It's doubtful that there's a more divisive figure than DeMarcus Cousins among this year's extension-eligible players on rookie-scale contracts. Cousins is a rare gem — a young center who flirts with averages of 20 points and 10 rebounds. He also has a reputation as a malcontent, drawing three separate suspensions last season, according to Patricia Bender's database. Sacramento's completely revamped braintrust, from owner Vivek Ranadive to GM Pete D'Alessandro to coach Michael Malone, have to make the decision on Cousins' extension without the benefit of going through a season with him. The Kings would still have the right to match offers if they let him hit restricted free agency next summer, but the extension period offers them the opportunity for complete control and perhaps a chance.to leverage any desire Cousins may have for long-term security into a team-friendly pact.
The new-look Kings have indicated a willingness to give Cousins the benefit of the doubt. D'Alessandro came aboard with a fondness for Cousins, and he traveled with Ranadive and Malone to meet the 6'11" center in the big man's native Alabama. D'Alessandro consulted with Cousins about free agents, and team officials reportedly expressed their commitment to Cousins when they met again with him and his representatives on multiple occasions in Las Vegas over the summer.
There was some turbulence in the spring, as a report from Sam Amico of Fox Sports Ohio suggested that Malone's hiring meant Cousins was a "goner," but later it appeared rival teams were advancing that notion in the hopes they could shake Cousins loose at a bargain price. Later, Amico reported that Malone was excited to work with Cousins.
Through it all, agent Dan Fegan instructed Cousins to keep quiet on the incoming powers that be in Sacramento. It also looks like Fegan's going after a max contract for his client, with hints that he'll demand a trade if no such deal is forthcoming. Fegan is as cagey as they come, as witnessed by his negotiations for Dwight Howard, and he's already scored one max extension this summer, for John Wall. He negotiated the offseason's other rookie-scale extension, too, for Larry Sanders. Still, the Kings wield the hammer. If they don't want to give him a max extension, they can simply wait until next summer, allowing themselves an extra year to monitor his progress. Another team could come along with a max offer at that point, but the Kings could match it, and it could only be a four-year deal with 4.5% raises, as opposed to the five-year contract with 7.5% raises he could get from signing with Sacramento outright. Realistically, the Kings control Cousins' fate for years to come, unless he takes the drastic move of accepting his qualifying offer next summer. So, a trade demand would ring hollow.
The specter of a trade seems more likely to be a weapon for the Kings rather than an arrow in Cousins' quiver. Sacramento could sign him to a long-term deal, and if they don't like his progress, the team could swap him to a team willing to overpay for size, as SB Nation's Tom Ziller suggested. Of course, an extension could make a trade difficult, at least for the coming season, thanks to the Poison Pill Provision.
An extension for Cousins, be it for the max or otherwise, is no certainty. The Kings were an atrocious defensive team with him on the floor last season, allowing 109.5 points per 100 possessions, per NBA.com. That's a rate that would have made Sacramento the worst team in the league in that category. Of course, the Kings weren't much better defensively when he wasn't on the court, but it's tough to make a long-term commitment to someone who's a minus on one side of the floor. Cousins averaged a career-worst 0.7 blocks per game last season, though he did make progress on defending without fouling. He picked up 3.6 personals a night — the first time he averaged fewer than four, and the first time he didn't lead the league in total fouls committed.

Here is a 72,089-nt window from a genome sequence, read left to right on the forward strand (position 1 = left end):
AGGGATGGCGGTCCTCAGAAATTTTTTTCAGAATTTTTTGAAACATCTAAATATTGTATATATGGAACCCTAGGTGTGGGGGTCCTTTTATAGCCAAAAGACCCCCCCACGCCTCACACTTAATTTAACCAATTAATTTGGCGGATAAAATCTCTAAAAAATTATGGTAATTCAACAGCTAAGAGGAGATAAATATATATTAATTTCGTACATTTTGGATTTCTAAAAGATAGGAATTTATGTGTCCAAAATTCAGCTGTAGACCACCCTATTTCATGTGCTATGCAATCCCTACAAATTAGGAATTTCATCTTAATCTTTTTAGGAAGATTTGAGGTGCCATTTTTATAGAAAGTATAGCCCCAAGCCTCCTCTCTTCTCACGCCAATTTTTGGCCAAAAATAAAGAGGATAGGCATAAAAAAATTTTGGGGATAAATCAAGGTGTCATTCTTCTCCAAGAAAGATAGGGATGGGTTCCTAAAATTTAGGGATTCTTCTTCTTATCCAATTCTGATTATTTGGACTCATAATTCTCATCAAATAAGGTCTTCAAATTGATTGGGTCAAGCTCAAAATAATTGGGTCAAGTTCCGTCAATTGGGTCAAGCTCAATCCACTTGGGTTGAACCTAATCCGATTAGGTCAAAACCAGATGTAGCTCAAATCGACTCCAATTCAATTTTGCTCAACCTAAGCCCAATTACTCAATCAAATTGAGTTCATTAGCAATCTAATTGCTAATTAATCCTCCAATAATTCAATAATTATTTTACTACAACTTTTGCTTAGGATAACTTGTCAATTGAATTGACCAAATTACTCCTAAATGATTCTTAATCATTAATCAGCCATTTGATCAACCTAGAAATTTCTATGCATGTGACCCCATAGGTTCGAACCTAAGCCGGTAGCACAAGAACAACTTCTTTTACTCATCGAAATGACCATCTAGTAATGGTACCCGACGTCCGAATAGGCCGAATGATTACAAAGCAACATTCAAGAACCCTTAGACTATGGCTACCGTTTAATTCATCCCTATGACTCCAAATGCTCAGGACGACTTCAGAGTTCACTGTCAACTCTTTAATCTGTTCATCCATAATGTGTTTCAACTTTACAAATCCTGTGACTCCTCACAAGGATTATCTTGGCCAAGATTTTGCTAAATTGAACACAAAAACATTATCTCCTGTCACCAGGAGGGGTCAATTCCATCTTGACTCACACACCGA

He's far more evolved at the offensive end, even if his range doesn't extend much farther than eight or nine feet away from the basket. He's improved his field goal shooting in each season, though there's still room for further growth from the 46.5% mark he put up last year. He took fewer shots last season, which accounted for a dip in points per game, but he also grabbed fewer rebounds in the same minutes per contest, with a lower rebound rate, according to Basketball-Reference. That could be a function of the way former coach Keith Smart used him, but the regression still seems like a red flag.
The Kings already have about $40MM committed for next season, and with Cousins and Greivis Vasquez both up for extensions this summer, there's not much room to maneuver. Still more important than any basketball or cap-related measure is Cousins' maturity. It makes sense that the Kings have visited with him frequently throughout the summer, so that the new management can get a sense of the way he handles himself. Cousins just turned 23 last month, so it's reasonable to suggest that his youth had much to do with his past transgressions. Still, the experience of going through a walk year, and the pressures that come with it, might force him to finally grow up. It could also reveal a further inability to handle life in the NBA.
The consequences of tying him up long-term seem to outweigh the downside of letting Cousins hit free agency next summer, namely the possibility that the Kings would miss out on signing him to a bargain deal, one he and Fegan might not agree to anyway. I expect Cousins will be the most talented extension-eligible player not to get one this year.